Investment Board‚ Energy Ministry at odds over hydropower projects


    KATHMANDU: The conflict between Nepal Investment Board and Ministry of Energy arising from both agencies acting as authority for development of big hydro projects is obstructing hydro power development.

    The West-Seti hydro project (750 MW) is an example. The Energy Ministry has been dissatisfied after the government established Nepal Investment Board in 2011 through an act that authorised the board to look into hydro projects of above 500 MW.

    Dispute between the two agencies climaxed after the erstwhile Parliamentary Committee on Natural Resources and Means directed the government to move the highly controversial West- Seti Hydro project (750 MW) through the board. At the time, the ministry was dealing with West Seti project and had already signed a Memorandum of Understanding with China Three Gorges International. The decision diverted the project development work to NIB resulting in turmoil that continues till now.

    “Our role is coordination, so there is no need to be angry or disagree. But we have a culture of denying coexistence and that is the problem,” said Radhesh Pant, Chief Executive Officer, NIB. Energy Ministry officials are not happy with the establishment of NIB as the ministry used to be the sole agency to look into power issues.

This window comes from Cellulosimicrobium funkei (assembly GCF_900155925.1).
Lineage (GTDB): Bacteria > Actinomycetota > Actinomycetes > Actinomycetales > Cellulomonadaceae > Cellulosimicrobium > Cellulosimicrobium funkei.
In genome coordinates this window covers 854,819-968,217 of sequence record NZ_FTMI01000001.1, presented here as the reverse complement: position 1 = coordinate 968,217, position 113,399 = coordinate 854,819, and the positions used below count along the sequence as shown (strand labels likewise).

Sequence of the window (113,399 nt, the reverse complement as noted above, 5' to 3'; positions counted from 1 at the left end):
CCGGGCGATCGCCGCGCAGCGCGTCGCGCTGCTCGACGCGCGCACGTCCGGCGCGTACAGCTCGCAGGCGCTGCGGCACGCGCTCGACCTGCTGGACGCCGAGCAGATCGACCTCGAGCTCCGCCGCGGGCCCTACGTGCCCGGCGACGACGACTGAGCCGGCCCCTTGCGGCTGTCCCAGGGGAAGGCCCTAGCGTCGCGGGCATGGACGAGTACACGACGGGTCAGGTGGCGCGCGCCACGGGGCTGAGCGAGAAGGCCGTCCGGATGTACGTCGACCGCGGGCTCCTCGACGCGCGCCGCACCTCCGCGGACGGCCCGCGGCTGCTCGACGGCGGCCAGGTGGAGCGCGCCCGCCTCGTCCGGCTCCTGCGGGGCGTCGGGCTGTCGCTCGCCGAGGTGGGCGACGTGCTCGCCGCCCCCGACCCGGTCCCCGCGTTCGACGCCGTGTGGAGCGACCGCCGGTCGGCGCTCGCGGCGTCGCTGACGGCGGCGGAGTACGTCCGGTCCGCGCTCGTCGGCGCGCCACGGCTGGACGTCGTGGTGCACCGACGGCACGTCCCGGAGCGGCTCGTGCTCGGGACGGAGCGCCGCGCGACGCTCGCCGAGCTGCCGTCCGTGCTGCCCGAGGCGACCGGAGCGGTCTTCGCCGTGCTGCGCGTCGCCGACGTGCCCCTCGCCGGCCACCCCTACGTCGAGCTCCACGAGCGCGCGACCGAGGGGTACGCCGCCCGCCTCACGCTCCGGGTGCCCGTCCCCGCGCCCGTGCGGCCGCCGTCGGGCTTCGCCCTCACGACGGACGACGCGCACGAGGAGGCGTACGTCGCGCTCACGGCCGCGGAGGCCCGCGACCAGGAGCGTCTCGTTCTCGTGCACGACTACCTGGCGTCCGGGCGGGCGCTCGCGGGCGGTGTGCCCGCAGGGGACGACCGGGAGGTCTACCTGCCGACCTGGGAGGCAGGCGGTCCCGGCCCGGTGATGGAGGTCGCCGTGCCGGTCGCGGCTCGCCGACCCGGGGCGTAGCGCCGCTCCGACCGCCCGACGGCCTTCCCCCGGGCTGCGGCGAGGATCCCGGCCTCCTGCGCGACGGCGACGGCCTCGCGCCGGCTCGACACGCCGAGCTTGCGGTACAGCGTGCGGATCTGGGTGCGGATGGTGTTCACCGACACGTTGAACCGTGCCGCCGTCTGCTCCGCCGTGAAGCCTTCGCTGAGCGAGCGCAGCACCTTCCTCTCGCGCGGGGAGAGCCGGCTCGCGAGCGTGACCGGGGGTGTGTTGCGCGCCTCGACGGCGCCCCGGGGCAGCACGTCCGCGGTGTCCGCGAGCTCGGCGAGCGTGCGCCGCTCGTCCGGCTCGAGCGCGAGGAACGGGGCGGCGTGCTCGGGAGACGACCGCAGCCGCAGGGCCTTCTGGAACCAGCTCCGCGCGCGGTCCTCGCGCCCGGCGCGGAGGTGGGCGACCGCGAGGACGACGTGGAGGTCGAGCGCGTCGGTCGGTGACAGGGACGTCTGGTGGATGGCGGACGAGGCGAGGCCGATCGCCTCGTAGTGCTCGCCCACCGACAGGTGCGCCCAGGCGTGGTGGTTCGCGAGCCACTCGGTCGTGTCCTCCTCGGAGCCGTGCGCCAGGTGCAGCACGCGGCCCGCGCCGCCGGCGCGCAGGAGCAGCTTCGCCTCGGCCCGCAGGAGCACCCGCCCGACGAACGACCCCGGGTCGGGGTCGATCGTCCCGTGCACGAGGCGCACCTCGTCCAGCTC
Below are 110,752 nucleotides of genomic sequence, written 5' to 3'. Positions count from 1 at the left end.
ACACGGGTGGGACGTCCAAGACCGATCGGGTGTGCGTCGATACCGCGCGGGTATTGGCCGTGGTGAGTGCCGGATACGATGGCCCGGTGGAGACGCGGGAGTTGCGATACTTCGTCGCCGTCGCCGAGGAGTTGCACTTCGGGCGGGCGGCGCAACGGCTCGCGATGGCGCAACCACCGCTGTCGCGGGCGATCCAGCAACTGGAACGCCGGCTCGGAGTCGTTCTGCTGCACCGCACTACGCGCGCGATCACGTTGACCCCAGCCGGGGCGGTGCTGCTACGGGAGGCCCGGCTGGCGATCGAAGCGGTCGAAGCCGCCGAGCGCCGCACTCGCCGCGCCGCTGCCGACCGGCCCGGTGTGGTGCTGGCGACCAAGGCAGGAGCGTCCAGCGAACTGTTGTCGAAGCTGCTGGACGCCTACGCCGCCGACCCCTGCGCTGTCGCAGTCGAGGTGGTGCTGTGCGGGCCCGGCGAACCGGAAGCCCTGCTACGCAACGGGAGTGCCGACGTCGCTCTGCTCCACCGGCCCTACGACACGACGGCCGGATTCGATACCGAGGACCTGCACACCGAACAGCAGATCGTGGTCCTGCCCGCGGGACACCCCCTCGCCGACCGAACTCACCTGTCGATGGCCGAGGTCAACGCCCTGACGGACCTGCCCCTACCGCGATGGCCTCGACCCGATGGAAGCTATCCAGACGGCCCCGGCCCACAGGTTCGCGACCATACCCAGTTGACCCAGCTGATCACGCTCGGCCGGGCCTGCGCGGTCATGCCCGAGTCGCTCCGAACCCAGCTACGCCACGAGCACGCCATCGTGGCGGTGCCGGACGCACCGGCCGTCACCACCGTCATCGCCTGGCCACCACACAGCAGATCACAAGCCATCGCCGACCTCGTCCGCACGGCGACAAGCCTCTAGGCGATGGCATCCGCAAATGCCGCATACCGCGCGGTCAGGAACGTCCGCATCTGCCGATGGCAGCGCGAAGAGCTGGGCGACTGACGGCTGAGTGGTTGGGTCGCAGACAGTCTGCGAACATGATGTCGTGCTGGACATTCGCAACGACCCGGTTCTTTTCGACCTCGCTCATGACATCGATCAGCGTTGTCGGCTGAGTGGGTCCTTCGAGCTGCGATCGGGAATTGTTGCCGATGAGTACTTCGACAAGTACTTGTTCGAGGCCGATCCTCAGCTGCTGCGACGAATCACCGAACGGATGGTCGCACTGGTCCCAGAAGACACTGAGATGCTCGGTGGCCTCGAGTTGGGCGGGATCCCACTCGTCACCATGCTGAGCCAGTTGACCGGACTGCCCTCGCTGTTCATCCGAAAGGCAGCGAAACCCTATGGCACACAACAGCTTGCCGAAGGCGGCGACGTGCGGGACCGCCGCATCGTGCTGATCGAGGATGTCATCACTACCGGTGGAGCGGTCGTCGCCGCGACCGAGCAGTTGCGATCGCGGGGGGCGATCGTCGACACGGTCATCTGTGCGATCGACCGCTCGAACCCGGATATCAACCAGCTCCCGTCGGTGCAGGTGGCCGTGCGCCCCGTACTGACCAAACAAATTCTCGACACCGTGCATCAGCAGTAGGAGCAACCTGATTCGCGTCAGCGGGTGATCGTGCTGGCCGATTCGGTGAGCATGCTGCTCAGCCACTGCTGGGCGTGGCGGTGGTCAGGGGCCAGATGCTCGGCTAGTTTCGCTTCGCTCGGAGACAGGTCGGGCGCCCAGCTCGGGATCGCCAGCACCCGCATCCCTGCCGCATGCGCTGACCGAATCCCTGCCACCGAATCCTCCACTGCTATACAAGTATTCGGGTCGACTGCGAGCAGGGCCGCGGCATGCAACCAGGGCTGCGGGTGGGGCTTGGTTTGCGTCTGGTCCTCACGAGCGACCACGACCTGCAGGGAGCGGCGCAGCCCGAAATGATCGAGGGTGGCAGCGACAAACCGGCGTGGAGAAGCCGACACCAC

Not only NIB, but Hydro power Investment and Development Company was also established in 2011 to look into the projects above 25 MW. Ministry officials say while the establishment of many institutions has not eased work, it has increased confusion and rivalry resulting in obstruction of hydro power development. “We don’t know why there is need of various institutions when there is a ministry to look into hydro power issues. It is not having a positive impact on hydro power development,” said a ministry official. But NIB chief Pant says the role of the board is to facilitate rather than implement so there shouldn’t be any dissatisfaction. Ministry officials do not agree.

    Interestingly, there was no NIB representative at the meeting in the ministry to finalise the Project Development Agreement for large projects, a few weeks ago. The ministry prepared the document but NIB issued a press release stating that it was a great achievement. “We work and others take credit,” ministry officials said.

    The NIB act is creating confusion among developers as the main technical manpower is with the ministry, while the board, which looks into deals for over 500 MW projects, has only a few staff. Taking such a huge responsibility with so less resource won’t help develop hydro power. Rather, it creates hurdles,” said a high level official at the ministry.

    The Himalayan Times